Murder in the Marigolds by Dale Mayer


Saturday Morning …

Three days later Izzy and Isaac, after promises were made to stay in touch, had been dispatched to Vancouver and a family who awaited their joyous reunion. Martin would be in jail for a very long time. He had finally confessed that he couldn’t take his eyes off Izzy, when he was down on the coast for a trip stocking up, and had managed to snatch the girl from her parents and had kept her with him ever since. Nobody had been any the wiser, and, when Isaac had been born, Martin just made up lies about how he’d arrived, and everybody had basically accepted it.

If Izzy hadn’t caught Thaddeus and hadn’t put that message on his leg, she might still have been a captive there. It just didn’t bear thinking about.

As soon as she got dressed and made her way downstairs, Doreen made coffee. Three days had passed since all that. Three days and her shoulder was finally nowhere near as sore. It still hurt to lift her arm above her head, but at least the oozing of blood had stopped, and it wasn’t the gut-wrenching agony that she’d been dealing with. The pain was much lighter now, much softer, more distant. As she sat outside on the deck, she heard a vehicle drive up. Mugs immediately woofed a welcome. She looked down at him and laughed. “It’s Mack, isn’t it?”

Mack, instead of coming through the house, walked around the back, then smiled at seeing her. He had something large in his hand. She looked at it and asked, “What the devil is that?”

He lifted it up, and she saw that it was a table—he’d been carrying it sideways. He plunked it down on the deck beside her, and she cried out, “Where did you get that from?”

“One of the guys at work was getting rid of it,” he said. “I said that you needed it, and he immediately offered it up. I’ve got the chairs in the back of the truck too.” He disappeared and made two trips, carrying two chairs at a time. She just froze. Finally she had a table with four chairs sitting on her deck. She stared in amazed delight.

“It’s just beautiful,” she said. It was glass and acrylic, and it looked lovely. It was also the nicest outdoor set she’d ever had since living here. She immediately moved to sit down at the table with her coffee and grinned up at him. “Now, if only there was something to eat. And more coffee. I’m almost out.”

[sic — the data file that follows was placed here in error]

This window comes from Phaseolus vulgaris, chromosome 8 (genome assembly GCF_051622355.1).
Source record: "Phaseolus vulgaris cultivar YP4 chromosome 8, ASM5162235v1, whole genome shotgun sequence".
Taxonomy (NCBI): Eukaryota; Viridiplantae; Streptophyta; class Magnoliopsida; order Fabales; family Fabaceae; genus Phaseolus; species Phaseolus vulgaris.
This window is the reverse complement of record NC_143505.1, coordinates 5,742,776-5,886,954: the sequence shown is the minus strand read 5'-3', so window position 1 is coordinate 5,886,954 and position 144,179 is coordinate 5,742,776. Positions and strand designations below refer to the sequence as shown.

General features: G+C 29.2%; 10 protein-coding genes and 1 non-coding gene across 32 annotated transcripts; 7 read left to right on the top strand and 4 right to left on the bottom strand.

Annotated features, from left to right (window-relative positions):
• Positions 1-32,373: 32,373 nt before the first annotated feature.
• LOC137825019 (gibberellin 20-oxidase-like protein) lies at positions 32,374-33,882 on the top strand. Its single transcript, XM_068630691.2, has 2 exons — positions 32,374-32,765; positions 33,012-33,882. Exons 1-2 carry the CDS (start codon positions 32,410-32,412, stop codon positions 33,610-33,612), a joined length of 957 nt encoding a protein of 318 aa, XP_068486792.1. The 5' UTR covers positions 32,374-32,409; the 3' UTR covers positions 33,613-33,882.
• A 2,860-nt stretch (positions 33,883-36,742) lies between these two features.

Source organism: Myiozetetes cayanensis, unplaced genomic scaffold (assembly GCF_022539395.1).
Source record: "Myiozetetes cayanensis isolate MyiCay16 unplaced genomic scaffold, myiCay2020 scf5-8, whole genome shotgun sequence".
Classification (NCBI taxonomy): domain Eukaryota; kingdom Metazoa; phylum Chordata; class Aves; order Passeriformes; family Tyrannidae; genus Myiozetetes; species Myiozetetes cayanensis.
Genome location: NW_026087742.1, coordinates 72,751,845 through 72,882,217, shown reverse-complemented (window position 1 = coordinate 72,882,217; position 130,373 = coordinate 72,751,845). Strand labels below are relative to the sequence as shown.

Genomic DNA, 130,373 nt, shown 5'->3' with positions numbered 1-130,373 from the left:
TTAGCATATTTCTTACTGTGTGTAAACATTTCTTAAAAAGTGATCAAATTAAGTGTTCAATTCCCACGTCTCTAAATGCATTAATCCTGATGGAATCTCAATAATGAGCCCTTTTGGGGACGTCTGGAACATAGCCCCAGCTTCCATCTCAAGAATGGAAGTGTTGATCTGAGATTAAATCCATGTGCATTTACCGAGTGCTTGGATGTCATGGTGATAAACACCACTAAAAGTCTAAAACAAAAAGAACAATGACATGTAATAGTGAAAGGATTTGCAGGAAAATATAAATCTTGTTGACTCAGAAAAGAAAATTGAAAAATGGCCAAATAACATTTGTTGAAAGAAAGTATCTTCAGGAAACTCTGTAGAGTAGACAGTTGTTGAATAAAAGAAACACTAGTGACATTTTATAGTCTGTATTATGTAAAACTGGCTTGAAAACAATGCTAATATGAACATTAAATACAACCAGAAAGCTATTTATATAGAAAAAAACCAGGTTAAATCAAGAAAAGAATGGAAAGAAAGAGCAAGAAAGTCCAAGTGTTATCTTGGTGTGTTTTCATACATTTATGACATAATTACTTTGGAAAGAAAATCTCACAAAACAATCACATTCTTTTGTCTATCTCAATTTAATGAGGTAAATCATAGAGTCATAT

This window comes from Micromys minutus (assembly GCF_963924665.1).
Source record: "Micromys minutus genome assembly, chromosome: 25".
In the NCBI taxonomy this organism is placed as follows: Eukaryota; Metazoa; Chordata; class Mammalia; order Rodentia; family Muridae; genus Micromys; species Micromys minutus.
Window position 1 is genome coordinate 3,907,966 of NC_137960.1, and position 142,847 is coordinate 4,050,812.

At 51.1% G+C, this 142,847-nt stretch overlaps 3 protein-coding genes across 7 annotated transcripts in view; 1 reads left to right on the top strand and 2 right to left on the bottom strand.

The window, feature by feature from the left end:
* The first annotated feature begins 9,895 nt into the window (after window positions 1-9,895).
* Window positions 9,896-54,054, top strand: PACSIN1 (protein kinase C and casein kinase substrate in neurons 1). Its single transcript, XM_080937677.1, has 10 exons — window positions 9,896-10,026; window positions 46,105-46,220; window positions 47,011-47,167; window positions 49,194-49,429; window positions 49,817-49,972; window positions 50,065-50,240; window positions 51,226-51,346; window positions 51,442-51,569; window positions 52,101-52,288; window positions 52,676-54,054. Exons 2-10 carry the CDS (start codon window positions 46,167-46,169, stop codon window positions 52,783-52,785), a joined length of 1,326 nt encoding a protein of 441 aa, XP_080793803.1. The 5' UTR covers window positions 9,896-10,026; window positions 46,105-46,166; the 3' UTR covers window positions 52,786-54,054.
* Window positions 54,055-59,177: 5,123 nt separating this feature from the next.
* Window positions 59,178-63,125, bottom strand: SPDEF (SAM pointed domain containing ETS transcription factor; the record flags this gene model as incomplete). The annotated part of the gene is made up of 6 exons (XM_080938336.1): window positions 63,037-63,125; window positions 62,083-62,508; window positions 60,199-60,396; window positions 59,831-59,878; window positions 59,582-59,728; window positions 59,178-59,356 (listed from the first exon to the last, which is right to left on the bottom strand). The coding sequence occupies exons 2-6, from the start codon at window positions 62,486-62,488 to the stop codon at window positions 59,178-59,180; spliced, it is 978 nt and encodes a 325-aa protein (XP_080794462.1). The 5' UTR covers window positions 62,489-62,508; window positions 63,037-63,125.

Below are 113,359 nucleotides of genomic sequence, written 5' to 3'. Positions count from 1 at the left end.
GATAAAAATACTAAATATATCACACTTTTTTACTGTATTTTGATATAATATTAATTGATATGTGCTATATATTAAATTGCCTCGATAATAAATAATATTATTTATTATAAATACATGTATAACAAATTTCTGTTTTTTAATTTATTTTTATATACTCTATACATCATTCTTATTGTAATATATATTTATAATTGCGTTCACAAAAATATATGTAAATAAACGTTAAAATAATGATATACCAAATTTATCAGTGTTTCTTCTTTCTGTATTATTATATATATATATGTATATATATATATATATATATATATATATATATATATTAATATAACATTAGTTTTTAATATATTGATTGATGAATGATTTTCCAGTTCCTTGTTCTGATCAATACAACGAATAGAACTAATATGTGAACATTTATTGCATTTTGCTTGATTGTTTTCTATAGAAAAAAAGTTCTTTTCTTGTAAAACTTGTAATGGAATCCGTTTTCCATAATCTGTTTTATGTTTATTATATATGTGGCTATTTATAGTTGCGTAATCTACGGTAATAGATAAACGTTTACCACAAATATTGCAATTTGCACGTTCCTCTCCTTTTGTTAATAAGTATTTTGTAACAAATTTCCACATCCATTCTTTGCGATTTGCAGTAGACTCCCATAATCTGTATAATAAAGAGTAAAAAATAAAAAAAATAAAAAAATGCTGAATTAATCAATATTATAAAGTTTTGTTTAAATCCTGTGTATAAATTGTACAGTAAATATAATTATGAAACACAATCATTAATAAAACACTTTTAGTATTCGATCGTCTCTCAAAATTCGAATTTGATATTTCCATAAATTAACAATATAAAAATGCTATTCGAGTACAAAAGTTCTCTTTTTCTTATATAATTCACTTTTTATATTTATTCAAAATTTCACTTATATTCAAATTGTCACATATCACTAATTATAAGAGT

He sagged into the chair beside her and stared at her. “I doubt it’s that bad but if it is, I can stop and pick up a pack,” he said. But something was strange about his voice.

“I’m really happy you came,” she said, “and thank you so much for the table and chairs.”

He nodded, but he was slightly distracted. He motioned at her shoulder that had been nicked by a bullet. “How are you doing with that shoulder now?”

“I’m better,” she said, cheerfully lifting her cup and taking a big drink. Mack just glared at her. “Okay. It still bothers me. But not like it did.” When he remained silent, she worried. “What’s the matter?” she asked, her gaze sharpening. He shrugged and wouldn’t meet her eyes. “More coffee’s in the kitchen, if you want a cup.”

“I’m fine,” he said.

“Uh-oh.” Something was really wrong. “And that means something pretty ugly is going on.”

He nodded. “There is, and you’ll hear about it soon enough,” he said, his fingers tapping the table.

“What’s the matter?” she asked.

“Have you—” And then he stopped.

“Have I what?”

He sighed. “You know the marigolds in the flower garden down at the big Welcome to Kelowna sign? The old one? There’s talk of a new one north of the airport.”

“Yeah, the one that I spent a lot of time on, trying to design a layout for the city? It was a pretty bunch of flowers, as I remember. I can’t remember all of them, but some lovely marigolds were there, I think. They are tearing that one down? So that’s why the contract didn’t go through. Or maybe I misunderstood, and they were designing the new one.” She frowned at that thought. It did explain why that scenario never moved ahead.

He nodded. “Yeah, that one. We found a body there this morning.” He shrugged. “It’s the first I’ve been there and was quite surprised the sign was gone.”

Her eyebrows shot up, and she had to admit—even though it was ghoulish and wrong of her—that she was definitely curious as to what was going on. “I am too. I’ll have to follow up on that garden design bid. And of course, I’m sorry for whoever it is,” she said, “but don’t keep me in suspense. Who was it, and what’s going on?”